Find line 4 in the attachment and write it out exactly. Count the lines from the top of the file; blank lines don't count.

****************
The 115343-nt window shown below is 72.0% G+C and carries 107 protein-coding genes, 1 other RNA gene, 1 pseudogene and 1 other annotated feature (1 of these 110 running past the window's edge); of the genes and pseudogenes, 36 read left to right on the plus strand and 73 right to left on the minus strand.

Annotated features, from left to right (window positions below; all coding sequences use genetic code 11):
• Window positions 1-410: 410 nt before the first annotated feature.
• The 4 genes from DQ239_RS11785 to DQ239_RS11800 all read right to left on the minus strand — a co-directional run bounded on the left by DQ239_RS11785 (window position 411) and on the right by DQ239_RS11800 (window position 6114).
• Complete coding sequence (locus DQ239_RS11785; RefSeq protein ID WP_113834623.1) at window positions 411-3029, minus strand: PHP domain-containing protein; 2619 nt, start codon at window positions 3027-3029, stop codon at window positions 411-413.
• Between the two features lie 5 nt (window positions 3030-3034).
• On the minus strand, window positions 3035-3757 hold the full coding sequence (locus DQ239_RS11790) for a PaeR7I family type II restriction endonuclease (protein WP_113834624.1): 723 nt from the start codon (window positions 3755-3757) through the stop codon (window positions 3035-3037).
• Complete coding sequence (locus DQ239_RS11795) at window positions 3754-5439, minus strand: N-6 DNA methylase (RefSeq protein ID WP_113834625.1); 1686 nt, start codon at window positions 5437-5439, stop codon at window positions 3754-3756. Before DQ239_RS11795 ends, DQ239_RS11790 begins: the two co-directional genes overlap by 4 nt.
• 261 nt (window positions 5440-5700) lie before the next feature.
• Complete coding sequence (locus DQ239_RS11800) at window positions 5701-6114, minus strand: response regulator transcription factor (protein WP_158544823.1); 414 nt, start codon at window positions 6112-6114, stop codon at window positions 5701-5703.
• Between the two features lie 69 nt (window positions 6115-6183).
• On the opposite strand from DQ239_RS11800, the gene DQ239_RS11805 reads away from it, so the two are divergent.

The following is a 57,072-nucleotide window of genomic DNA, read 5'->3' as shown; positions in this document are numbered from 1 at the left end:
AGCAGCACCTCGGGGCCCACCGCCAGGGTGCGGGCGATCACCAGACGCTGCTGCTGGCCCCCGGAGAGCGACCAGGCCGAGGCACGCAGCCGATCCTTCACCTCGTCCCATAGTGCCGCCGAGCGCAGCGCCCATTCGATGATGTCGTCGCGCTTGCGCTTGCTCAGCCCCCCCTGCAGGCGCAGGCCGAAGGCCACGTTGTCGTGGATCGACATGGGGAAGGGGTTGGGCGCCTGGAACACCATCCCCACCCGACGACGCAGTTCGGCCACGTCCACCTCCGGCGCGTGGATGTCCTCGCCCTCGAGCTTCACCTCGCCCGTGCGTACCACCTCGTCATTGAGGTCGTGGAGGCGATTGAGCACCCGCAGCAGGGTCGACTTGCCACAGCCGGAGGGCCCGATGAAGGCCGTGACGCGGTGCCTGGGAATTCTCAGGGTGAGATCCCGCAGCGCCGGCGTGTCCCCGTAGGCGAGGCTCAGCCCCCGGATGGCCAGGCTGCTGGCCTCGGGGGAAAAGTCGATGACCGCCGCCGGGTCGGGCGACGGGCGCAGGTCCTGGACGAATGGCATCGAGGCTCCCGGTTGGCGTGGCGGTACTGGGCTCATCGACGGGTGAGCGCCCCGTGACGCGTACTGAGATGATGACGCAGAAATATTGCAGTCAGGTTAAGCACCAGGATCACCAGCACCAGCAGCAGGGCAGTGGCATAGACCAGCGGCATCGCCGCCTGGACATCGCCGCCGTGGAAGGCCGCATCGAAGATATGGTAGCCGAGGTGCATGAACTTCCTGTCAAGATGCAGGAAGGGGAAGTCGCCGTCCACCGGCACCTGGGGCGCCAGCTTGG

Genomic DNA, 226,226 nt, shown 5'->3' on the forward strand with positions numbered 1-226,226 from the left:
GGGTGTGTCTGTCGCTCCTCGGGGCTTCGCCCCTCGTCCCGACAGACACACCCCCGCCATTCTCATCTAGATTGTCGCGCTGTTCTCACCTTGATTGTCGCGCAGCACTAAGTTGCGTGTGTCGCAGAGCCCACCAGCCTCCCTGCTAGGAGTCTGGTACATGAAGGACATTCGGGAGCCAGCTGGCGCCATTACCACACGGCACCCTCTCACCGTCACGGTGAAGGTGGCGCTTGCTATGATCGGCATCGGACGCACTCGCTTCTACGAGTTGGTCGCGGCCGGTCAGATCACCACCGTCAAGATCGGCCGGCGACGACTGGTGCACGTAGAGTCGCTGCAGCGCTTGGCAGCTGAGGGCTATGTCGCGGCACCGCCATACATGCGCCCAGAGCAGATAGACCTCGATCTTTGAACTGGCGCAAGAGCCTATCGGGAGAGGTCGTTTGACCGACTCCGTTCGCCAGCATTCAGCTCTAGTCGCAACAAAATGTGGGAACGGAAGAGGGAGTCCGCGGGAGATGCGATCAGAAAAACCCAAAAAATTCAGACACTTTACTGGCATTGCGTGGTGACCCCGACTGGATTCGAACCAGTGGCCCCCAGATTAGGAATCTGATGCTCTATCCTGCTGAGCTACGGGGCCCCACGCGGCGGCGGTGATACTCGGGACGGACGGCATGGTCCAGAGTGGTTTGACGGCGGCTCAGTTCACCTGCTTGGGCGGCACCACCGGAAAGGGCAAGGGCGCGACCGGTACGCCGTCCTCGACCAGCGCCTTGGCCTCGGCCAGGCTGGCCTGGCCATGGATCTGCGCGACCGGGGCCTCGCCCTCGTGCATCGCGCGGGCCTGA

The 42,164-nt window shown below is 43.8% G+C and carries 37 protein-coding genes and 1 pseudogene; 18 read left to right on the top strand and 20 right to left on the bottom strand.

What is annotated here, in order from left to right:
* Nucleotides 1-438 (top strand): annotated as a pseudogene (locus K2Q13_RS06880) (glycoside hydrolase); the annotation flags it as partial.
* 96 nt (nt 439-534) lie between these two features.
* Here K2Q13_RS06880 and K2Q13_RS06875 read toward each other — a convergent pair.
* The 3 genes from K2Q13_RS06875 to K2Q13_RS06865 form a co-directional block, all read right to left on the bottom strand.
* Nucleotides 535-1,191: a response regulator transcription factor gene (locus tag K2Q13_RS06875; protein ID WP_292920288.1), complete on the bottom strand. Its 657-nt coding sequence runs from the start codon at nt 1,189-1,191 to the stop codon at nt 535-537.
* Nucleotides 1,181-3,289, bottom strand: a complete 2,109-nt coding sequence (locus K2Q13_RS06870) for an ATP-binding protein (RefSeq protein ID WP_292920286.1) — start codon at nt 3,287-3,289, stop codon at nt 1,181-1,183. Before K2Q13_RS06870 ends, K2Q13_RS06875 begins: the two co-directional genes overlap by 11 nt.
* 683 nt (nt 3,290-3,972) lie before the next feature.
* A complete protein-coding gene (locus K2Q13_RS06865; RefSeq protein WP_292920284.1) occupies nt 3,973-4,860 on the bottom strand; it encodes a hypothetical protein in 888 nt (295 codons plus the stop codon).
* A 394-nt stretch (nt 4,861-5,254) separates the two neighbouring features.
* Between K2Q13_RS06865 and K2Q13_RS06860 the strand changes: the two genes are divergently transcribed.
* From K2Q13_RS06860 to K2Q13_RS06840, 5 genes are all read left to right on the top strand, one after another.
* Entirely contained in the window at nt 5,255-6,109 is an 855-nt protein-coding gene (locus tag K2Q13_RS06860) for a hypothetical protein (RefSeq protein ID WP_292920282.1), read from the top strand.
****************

• The 4 genes from DQ239_RS11785 to DQ239_RS11800 all read right to left on the minus strand — a co-directional run bounded on the left by DQ239_RS11785 (window position 411) and on the right by DQ239_RS11800 (window position 6114).